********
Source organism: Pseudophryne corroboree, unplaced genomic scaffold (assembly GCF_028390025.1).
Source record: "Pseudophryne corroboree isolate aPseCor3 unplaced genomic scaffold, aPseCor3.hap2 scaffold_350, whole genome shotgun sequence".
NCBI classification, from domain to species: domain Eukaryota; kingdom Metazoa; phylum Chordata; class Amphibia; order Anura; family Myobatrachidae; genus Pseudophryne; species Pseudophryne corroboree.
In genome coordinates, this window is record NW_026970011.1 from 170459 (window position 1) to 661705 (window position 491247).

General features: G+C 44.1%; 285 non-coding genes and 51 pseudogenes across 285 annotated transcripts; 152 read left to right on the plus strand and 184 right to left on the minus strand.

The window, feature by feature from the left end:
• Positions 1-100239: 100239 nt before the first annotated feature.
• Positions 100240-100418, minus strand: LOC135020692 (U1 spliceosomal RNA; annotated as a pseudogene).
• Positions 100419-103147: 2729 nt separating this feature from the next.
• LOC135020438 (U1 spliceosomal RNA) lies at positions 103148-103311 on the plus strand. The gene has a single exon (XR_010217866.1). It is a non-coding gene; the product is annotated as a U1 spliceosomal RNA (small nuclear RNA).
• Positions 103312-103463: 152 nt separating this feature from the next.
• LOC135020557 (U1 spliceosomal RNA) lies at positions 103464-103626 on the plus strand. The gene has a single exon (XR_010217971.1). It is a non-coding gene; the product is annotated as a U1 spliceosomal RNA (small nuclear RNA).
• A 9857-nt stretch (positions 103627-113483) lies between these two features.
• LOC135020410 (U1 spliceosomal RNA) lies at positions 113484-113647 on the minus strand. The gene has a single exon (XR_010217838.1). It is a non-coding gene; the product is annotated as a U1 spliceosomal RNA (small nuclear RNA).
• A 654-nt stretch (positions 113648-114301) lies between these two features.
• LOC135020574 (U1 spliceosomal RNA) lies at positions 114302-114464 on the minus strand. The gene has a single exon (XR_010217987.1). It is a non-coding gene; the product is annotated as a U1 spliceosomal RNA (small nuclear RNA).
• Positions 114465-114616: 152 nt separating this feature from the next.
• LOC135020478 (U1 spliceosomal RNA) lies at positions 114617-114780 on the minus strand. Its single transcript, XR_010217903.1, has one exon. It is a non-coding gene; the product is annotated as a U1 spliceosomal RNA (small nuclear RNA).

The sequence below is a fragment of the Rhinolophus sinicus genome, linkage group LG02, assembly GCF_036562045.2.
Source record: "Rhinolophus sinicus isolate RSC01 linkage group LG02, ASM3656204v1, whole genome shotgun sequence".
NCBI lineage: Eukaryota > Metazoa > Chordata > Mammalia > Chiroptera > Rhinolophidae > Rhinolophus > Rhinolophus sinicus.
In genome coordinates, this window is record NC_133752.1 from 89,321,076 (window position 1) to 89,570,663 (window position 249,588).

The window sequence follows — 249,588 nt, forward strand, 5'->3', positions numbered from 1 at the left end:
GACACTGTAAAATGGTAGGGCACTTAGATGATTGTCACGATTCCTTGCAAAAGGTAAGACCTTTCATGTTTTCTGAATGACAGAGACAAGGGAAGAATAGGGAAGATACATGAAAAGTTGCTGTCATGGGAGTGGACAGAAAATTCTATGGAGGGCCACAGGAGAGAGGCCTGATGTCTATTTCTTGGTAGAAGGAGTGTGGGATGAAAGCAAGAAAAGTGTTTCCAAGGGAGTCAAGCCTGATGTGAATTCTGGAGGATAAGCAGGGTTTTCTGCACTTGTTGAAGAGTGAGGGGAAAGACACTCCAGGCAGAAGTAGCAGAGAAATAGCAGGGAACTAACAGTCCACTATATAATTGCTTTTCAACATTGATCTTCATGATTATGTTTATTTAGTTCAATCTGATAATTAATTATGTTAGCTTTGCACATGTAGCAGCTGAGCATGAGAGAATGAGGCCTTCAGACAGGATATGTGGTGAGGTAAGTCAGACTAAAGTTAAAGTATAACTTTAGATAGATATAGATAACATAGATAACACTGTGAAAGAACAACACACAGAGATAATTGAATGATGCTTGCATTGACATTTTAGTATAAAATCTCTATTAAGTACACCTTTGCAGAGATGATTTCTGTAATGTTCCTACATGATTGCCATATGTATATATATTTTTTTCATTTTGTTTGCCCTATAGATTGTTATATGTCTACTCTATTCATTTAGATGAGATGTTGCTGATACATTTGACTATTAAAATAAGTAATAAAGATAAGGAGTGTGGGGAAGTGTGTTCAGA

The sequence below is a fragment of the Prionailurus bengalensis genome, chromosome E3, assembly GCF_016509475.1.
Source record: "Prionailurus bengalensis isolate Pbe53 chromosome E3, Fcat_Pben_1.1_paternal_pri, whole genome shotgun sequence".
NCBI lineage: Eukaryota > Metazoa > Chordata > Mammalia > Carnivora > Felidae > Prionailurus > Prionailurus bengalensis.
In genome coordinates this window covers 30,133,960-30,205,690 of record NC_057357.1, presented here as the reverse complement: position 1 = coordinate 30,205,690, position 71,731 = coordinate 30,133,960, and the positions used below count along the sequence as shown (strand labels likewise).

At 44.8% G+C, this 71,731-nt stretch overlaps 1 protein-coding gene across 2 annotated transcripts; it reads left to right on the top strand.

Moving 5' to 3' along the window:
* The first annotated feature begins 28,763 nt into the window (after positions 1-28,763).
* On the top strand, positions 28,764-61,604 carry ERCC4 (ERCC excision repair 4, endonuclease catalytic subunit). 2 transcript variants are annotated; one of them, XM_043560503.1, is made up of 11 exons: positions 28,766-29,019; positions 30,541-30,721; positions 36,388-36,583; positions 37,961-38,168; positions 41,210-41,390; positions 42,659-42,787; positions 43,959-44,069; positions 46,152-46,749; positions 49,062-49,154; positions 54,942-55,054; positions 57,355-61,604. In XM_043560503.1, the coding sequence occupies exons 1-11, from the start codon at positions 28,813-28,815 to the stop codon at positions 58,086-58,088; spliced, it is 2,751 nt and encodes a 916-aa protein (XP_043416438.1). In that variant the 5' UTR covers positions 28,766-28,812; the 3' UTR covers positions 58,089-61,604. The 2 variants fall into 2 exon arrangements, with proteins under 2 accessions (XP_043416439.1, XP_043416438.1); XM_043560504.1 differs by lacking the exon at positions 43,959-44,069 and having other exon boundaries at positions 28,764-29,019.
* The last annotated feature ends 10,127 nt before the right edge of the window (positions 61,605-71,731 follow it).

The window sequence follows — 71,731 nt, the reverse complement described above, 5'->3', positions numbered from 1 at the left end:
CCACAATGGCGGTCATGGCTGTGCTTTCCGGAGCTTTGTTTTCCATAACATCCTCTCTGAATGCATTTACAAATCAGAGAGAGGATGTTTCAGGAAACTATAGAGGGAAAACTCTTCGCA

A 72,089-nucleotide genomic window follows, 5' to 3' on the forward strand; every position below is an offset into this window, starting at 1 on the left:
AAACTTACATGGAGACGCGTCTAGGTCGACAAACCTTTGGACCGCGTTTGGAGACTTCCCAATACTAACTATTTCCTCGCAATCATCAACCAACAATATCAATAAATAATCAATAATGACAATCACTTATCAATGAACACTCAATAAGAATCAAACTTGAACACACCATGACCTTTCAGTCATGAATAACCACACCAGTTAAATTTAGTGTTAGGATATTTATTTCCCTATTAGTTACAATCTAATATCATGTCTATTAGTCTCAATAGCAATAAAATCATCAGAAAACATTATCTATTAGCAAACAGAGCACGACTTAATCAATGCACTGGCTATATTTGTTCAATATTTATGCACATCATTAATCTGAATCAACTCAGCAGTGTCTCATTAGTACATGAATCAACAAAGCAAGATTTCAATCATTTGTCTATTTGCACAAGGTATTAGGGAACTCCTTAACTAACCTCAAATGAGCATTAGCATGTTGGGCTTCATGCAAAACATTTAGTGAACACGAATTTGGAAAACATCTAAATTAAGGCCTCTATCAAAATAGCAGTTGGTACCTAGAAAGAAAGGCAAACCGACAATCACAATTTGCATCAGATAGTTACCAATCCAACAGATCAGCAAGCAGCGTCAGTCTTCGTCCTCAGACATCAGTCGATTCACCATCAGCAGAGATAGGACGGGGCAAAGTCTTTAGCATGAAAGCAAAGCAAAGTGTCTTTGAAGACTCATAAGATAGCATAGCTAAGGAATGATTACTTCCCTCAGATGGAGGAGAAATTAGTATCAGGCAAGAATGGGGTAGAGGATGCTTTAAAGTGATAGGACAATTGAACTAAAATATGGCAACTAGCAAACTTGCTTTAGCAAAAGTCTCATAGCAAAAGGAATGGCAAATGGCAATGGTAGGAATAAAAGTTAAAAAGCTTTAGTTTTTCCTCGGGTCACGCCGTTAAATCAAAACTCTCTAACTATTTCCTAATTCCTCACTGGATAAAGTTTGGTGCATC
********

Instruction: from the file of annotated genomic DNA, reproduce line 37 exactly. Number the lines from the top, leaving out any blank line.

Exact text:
AAACTTACATGGAGACGCGTCTAGGTCGACAAACCTTTGGACCGCGTTTGGAGACTTCCCAATACTAACTATTTCCTCGCAATCATCAACCAACAATATCAATAAATAATCAATAATGACAATCACTTATCAATGAACACTCAATAAGAATCAAACTTGAACACACCATGACCTTTCAGTCATGAATAACCACACCAGTTAAATTTAGTGTTAGGATATTTATTTCCCTATTAGTTACAATCTAATATCATGTCTATTAGTCTCAATAGCAATAAAATCATCAGAAAACATTATCTATTAGCAAACAGAGCACGACTTAATCAATGCACTGGCTATATTTGTTCAATATTTATGCACATCATTAATCTGAATCAACTCAGCAGTGTCTCATTAGTACATGAATCAACAAAGCAAGATTTCAATCATTTGTCTATTTGCACAAGGTATTAGGGAACTCCTTAACTAACCTCAAATGAGCATTAGCATGTTGGGCTTCATGCAAAACATTTAGTGAACACGAATTTGGAAAACATCTAAATTAAGGCCTCTATCAAAATAGCAGTTGGTACCTAGAAAGAAAGGCAAACCGACAATCACAATTTGCATCAGATAGTTACCAATCCAACAGATCAGCAAGCAGCGTCAGTCTTCGTCCTCAGACATCAGTCGATTCACCATCAGCAGAGATAGGACGGGGCAAAGTCTTTAGCATGAAAGCAAAGCAAAGTGTCTTTGAAGACTCATAAGATAGCATAGCTAAGGAATGATTACTTCCCTCAGATGGAGGAGAAATTAGTATCAGGCAAGAATGGGGTAGAGGATGCTTTAAAGTGATAGGACAATTGAACTAAAATATGGCAACTAGCAAACTTGCTTTAGCAAAAGTCTCATAGCAAAAGGAATGGCAAATGGCAATGGTAGGAATAAAAGTTAAAAAGCTTTAGTTTTTCCTCGGGTCACGCCGTTAAATCAAAACTCTCTAACTATTTCCTAATTCCTCACTGGATAAAGTTTGGTGCATC